• Mommy Davies

My Birth Story

Hi there again everyone. The fact that you’re reading this tells me that you somewhat

enjoyed my first ever blog post! This one is a VERY long one, but you’ll soon see why.

So I was given a due date of 15 th April 2018. Due to the growth scans I’d had towards the

end of my pregnancy, the consultant booked me in an induction date of 20th April after I’d

turned down an elective caesarean so I knew I wouldn’t be waiting the full 2 week limit a lot

of Moms have to endure! It was funny, because shortly before we’d found out my due date,

we’d booked tickets for the Dancing On Ice tour. It’s a tradition for me, my Mom and

Grandma to go every year, and we sit rinkside. We had been joking for weeks prior, as my

due date ended up being the day after we were due to go. My Mom said that no matter

what, she would be going to Dancing On Ice! Well, all 3 of us got to go, and we had a great

afternoon together, apart from when Mom told me off for dancing along too much, thinking

I’d kickstart my labour!

I was lucky to break up from school with the other children at Easter, so I had 2 weeks to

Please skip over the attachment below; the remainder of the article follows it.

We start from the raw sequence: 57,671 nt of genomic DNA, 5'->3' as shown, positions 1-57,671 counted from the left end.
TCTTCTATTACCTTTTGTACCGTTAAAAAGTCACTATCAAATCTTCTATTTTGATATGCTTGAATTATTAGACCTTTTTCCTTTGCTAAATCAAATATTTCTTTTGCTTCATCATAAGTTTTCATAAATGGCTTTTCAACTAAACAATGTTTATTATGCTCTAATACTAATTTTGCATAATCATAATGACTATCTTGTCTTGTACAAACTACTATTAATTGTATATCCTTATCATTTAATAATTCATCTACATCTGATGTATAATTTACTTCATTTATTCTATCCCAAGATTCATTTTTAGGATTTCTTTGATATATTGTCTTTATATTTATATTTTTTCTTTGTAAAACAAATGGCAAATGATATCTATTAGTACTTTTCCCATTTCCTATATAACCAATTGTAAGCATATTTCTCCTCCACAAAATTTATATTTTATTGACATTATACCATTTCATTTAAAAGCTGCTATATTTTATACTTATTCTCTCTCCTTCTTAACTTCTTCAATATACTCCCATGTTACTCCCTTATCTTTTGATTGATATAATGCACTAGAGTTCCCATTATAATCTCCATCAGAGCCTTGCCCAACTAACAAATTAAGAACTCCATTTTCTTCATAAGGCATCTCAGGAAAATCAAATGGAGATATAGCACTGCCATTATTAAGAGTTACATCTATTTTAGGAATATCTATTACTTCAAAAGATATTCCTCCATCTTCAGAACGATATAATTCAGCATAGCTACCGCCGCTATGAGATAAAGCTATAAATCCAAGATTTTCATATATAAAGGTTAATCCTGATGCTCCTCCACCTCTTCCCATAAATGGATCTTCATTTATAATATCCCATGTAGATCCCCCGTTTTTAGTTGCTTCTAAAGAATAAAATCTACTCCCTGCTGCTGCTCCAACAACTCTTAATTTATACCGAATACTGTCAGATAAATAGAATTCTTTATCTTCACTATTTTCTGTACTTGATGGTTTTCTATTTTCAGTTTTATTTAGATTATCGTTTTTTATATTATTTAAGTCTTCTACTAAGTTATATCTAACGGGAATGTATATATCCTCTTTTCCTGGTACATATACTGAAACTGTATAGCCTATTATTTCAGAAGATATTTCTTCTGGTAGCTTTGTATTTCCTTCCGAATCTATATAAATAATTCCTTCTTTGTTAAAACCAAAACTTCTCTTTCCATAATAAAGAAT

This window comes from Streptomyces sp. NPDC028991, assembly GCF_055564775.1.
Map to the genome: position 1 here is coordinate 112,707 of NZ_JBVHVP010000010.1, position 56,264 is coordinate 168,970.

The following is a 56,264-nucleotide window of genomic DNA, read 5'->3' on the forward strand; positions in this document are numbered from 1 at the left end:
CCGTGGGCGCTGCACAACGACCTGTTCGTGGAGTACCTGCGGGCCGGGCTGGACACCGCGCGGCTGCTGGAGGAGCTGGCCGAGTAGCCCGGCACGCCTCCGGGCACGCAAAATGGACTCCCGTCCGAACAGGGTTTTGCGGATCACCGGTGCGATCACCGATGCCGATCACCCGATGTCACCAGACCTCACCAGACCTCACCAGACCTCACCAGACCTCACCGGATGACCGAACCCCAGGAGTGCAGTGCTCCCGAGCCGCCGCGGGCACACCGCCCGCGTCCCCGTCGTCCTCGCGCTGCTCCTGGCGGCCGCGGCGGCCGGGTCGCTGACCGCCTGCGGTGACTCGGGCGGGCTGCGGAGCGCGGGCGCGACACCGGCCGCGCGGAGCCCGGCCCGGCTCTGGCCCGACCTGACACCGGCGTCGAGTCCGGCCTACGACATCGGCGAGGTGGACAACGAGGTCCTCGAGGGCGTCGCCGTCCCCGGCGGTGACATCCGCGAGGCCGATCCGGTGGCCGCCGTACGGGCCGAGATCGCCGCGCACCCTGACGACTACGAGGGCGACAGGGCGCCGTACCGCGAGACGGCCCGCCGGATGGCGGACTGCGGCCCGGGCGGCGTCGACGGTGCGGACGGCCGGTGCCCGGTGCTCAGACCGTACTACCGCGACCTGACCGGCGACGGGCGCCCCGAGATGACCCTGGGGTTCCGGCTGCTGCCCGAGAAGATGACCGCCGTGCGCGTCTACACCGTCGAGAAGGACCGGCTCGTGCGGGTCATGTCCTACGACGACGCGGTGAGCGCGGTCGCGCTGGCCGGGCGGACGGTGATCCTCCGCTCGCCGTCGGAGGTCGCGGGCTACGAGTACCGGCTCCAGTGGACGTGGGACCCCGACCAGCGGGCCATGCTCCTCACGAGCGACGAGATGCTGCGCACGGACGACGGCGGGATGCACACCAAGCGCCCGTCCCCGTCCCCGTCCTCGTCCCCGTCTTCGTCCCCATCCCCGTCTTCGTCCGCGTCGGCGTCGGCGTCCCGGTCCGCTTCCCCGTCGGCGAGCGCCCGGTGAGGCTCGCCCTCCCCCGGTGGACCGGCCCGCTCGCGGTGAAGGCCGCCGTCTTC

rest before my due date. Well the 15 th came and went (as we presumed it would) with

absolutely no sign of baby. Unfortunately, this meant that on the Monday 16 th , Luke had to

return to work. Even when I went for my midwife appointment at 2 days overdue, there had

been nothing. I had initially been booked in for a sweep, but the midwife said it wouldn’t

make a difference if I hadn’t had a single twinge. I went home feeling slightly relieved, as I

had heard they were very uncomfortable (which is partly true), and thought it wouldn’t be

so bad, knowing I’d be going into hospital to be induced just a couple of days later anyway.

I’d obviously discussed various options with my midwife, and I was total flexible in terms of

how I would give birth, and what interventions I may need. I kept an open mind which

definitely worked in my favour, because it rarely goes to plan!

Once you get to this stage of pregnancy, every twinge, pain or funny feeling makes you

panic temporarily. So, that night, at about 10:30, I’d already gone to bed, but woke up

thinking my waters may had broken. I’d heard about the fore and hind waters, and that

some people’s waters breaking could be just like a trickle. I got myself changed, and went

back to bed, but an hour later I woke up feeling it again. I called the hospital who told me to